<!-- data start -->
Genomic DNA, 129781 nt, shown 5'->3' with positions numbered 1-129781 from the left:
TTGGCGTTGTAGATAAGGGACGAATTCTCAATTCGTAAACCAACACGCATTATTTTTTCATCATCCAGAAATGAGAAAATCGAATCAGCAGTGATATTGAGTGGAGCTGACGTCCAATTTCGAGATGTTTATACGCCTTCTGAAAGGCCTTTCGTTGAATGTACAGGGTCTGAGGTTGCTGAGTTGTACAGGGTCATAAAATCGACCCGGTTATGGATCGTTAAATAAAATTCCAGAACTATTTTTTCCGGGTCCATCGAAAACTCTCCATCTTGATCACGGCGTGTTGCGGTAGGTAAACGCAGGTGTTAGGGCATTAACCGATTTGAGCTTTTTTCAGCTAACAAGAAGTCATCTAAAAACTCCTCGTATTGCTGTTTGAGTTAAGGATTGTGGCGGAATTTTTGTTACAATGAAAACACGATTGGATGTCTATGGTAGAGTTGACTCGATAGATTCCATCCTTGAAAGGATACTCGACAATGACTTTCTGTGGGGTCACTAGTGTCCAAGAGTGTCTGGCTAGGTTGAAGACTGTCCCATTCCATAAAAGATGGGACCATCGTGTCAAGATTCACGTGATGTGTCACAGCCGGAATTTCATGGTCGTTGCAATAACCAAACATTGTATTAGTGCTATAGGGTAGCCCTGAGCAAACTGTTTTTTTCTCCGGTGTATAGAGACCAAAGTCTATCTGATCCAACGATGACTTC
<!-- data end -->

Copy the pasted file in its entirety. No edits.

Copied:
Genomic DNA, 129781 nt, shown 5'->3' with positions numbered 1-129781 from the left:
TTGGCGTTGTAGATAAGGGACGAATTCTCAATTCGTAAACCAACACGCATTATTTTTTCATCATCCAGAAATGAGAAAATCGAATCAGCAGTGATATTGAGTGGAGCTGACGTCCAATTTCGAGATGTTTATACGCCTTCTGAAAGGCCTTTCGTTGAATGTACAGGGTCTGAGGTTGCTGAGTTGTACAGGGTCATAAAATCGACCCGGTTATGGATCGTTAAATAAAATTCCAGAACTATTTTTTCCGGGTCCATCGAAAACTCTCCATCTTGATCACGGCGTGTTGCGGTAGGTAAACGCAGGTGTTAGGGCATTAACCGATTTGAGCTTTTTTCAGCTAACAAGAAGTCATCTAAAAACTCCTCGTATTGCTGTTTGAGTTAAGGATTGTGGCGGAATTTTTGTTACAATGAAAACACGATTGGATGTCTATGGTAGAGTTGACTCGATAGATTCCATCCTTGAAAGGATACTCGACAATGACTTTCTGTGGGGTCACTAGTGTCCAAGAGTGTCTGGCTAGGTTGAAGACTGTCCCATTCCATAAAAGATGGGACCATCGTGTCAAGATTCACGTGATGTGTCACAGCCGGAATTTCATGGTCGTTGCAATAACCAAACATTGTATTAGTGCTATAGGGTAGCCCTGAGCAAACTGTTTTTTTCTCCGGTGTATAGAGACCAAAGTCTATCTGATCCAACGATGACTTC